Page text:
08 March 2013

The Wealth Effect Will Boost 2013 GDP

The wealth effect could make 2013 a boom year.

It's probably the most obvious prediction of economics: as wealth rises or falls, people spend more or less. Your home goes up $100,000? You feel more relaxed about taking that vacation in Hawaii. Your retirement portfolio drops by 20%? You may feel too tense to even dine out that week.

The Great Recession of 2008-09 destroyed $16 to $18 trillion in net worth. Indices tracking the stock market and home prices both showed a drop of about half. A drop of even 20% in house prices can wipe out the net worth of many households. A drop of half is catastrophic. It wasn't just that incomes fell with rising unemployment: the wealth effect pulled down spending by staggering amounts. (And of course this creates a vicious cycle as dropping incomes erodes wealth which drags down incomes which .... )

So what happens when the economy reverses direction and the wealth effect begins to work to our advantage? This year we find out. And my prediction is that it's going to make for a great year.

From the Atlantic, http://www.theatlantic.com/business/archive/2013/03/this-is-america-now-the-dow-hits-a-record-high-with-household-income-at-a-decade-low/273719/

The job numbers are up and look strong. In February, the economy created 236,000 jobs - nearly 2 million in the last 12 months. 

Unemployment dropped to 7.7%, down from 8.3% a year ago and down from 7.9% the month before.

But more importantly, Americans are restoring their wealth.

This week, the Dow hit an all-time high. It has more than recovered the 50% it lost during the Great Recession.

Home prices are up nearly 10% in the last year, and have recovered about half of what they lost during the Great Recession. This means an increase in net worth of about $17,000 for the typical home owner in the last year, an increase of double that since the low. Zillow estimates that about 2 million homeowners were freed from negative equity in 2012 and forecasts that another million will climb above zero in 2013. The combined effect of getting out of the red with an improving job market will likely trigger more buying, particularly of big ticket items like cars, TVs, and, of course, homes.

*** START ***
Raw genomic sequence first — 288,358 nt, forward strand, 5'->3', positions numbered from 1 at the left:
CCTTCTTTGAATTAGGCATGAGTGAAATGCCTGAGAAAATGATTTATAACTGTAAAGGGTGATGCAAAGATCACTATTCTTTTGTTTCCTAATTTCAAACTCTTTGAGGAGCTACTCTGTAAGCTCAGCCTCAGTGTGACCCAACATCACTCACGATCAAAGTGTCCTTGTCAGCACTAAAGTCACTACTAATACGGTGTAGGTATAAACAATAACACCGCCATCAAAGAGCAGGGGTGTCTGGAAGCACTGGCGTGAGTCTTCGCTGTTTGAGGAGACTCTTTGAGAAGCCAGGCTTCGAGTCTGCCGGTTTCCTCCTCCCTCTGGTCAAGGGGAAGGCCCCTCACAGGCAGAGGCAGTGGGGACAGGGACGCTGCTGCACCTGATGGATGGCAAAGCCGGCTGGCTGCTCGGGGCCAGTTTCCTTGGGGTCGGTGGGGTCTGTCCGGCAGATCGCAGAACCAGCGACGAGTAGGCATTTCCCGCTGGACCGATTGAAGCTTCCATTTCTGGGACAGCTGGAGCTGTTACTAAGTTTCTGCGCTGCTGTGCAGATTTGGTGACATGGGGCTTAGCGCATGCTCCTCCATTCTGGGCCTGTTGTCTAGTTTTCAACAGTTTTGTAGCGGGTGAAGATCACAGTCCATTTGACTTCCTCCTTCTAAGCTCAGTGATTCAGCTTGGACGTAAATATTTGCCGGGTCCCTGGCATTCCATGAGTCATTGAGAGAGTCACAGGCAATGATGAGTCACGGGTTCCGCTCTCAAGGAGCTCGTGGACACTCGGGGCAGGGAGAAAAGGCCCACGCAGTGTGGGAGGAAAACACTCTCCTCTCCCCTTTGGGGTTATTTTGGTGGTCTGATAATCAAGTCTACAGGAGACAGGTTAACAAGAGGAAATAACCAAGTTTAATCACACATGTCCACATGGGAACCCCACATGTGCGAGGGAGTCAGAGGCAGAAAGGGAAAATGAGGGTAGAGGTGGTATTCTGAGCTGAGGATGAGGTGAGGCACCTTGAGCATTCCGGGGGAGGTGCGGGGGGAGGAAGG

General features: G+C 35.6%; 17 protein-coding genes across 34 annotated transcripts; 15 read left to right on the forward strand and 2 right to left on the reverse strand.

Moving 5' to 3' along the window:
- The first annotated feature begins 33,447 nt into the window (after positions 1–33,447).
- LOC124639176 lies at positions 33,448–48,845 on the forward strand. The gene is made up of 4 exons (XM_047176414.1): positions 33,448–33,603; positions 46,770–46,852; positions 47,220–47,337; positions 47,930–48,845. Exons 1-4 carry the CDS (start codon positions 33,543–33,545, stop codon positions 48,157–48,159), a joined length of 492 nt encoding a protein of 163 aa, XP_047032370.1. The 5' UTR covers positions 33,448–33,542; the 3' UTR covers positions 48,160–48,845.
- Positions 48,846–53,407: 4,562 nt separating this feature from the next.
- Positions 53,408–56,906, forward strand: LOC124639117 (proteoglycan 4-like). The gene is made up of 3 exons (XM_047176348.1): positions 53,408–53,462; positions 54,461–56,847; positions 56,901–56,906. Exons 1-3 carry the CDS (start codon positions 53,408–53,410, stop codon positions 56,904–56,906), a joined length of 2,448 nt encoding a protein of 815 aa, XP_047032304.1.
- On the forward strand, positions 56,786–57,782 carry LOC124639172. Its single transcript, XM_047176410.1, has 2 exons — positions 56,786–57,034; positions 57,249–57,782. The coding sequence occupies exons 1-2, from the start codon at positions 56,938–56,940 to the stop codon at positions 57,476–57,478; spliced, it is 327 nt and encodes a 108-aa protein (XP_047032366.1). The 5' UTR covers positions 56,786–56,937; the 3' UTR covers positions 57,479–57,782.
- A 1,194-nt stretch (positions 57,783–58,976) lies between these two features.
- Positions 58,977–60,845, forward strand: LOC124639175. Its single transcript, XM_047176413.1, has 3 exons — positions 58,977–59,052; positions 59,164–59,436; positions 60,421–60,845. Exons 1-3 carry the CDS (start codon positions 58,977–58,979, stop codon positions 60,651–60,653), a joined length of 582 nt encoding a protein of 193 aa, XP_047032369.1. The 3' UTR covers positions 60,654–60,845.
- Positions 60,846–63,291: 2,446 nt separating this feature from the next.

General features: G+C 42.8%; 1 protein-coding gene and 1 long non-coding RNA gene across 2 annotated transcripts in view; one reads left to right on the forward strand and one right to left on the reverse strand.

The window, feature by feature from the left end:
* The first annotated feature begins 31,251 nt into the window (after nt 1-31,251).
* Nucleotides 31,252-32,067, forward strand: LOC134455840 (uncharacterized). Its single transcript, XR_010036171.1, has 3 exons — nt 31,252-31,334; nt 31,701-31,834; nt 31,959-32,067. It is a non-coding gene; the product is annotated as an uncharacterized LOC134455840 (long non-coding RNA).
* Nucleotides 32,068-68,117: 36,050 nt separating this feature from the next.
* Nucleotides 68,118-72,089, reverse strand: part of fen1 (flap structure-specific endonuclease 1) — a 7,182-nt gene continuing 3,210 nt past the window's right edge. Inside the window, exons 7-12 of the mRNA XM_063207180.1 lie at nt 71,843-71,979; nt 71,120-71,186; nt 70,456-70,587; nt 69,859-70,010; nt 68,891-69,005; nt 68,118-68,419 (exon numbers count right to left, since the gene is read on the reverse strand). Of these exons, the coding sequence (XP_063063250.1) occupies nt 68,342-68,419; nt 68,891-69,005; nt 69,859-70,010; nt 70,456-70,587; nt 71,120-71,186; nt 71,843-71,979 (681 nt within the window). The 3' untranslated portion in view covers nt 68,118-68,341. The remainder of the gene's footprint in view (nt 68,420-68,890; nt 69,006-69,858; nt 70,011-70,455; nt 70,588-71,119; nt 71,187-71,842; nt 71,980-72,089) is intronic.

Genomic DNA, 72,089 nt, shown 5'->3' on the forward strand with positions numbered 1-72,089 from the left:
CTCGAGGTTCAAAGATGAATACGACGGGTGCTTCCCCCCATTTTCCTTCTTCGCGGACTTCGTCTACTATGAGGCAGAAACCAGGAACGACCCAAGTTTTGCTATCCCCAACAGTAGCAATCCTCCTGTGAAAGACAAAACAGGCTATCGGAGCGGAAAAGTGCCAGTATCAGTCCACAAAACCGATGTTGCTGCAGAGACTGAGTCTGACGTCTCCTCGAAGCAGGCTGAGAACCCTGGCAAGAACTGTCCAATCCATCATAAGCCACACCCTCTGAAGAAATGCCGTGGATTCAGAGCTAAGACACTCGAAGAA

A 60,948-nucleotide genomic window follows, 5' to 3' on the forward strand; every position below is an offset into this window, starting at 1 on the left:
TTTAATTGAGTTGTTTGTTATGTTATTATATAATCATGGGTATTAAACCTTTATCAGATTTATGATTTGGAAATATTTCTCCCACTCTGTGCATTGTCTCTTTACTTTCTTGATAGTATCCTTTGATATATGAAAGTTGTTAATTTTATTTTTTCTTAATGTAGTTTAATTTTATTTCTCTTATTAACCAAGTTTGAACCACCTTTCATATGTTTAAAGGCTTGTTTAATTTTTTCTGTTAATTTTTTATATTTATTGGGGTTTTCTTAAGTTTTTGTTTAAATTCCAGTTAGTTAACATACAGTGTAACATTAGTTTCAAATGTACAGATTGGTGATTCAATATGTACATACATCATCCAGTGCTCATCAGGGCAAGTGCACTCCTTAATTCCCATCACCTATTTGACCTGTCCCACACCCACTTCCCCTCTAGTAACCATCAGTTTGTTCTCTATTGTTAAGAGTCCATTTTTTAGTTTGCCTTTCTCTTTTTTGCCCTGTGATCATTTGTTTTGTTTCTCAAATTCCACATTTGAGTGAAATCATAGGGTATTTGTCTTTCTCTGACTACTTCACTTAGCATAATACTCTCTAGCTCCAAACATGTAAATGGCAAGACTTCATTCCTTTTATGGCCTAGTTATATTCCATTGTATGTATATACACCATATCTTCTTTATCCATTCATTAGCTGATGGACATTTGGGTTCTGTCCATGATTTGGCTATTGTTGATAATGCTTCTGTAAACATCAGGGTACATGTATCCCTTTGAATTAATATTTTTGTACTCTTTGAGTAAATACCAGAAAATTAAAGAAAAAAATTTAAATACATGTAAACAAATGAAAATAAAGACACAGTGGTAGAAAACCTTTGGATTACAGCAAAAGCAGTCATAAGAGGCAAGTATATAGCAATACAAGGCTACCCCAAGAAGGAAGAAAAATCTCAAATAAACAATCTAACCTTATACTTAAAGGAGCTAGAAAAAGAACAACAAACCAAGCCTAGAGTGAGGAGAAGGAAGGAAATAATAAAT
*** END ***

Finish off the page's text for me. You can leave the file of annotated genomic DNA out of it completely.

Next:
Fears of financial catastrophe in Europe are receding. State and local governments are beginning to stabilize and are now as likely to hire workers as lay them off. Combine that with the boost of the wealth effect and it looks as though 2013 could be a great year.

Economists were incredibly aligned on their 2013 forecast, which is ridiculous given the amount of uncertainty in the economy. In a typical year, the gap between economic forecasts is about 2% (predictions ranging from, say, 0% to 2% for growth). For 2013, the gap was only .4%, predictions ranging from 2.1% to 2.5%. I'm going to separate from the herd on this one. My prediction is GDP growth of over 3% for the US economy in 2013. One of the biggest reasons is the wealth effect.

US GDP is $15 trillion. The US lost about $17 trillion in the Great Recession. A recovery of all the stock value and about a half of the home value ends up improving wealth by nearly one year of GDP. And wealth is nearly back to its peak. Additionally, debt services as percentage of income has dropped about 3.5% of income - freeing up nearly $2,000 a year of extra income for each household. That's huge. The difference in debt service alone totals $200 billion, which is more than one percent of GDP. And additional wealth effects could add to that. In my mind, that alone could justify my additional one percent of GDP growth that I'm forecasting in comparison to real economists. Whether for good or bad, a wealth swing equal to one year's GDP can't help but have a huge effect on GDP growth.

Now go buy something and prove me right. It's time to go shopping.

Lots of other charts like the one above and other interesting numbers from Matt Phillips of the Atlantic (who reports with greater objectivity and less optimism than me) here


PlugNPlay said...

Funny. I got my tax refund and while my home is still under water and I put half of it towards debt payments, we are using the other half to stop putting off stuff we need like new van tires and such, as well as a couple fun things like a used video game console. We're also planning some date nights, for the first time in like 2 years... I hope that's enough spending to make you happy Ron. -Geordie

Ron Davison said...

Geordie - multiply your actions by 100 million households and this could be an interesting year. Nothing drives GDP like aggregate demand - essentially people and organizations buying stuff - so all the more reason for optimism.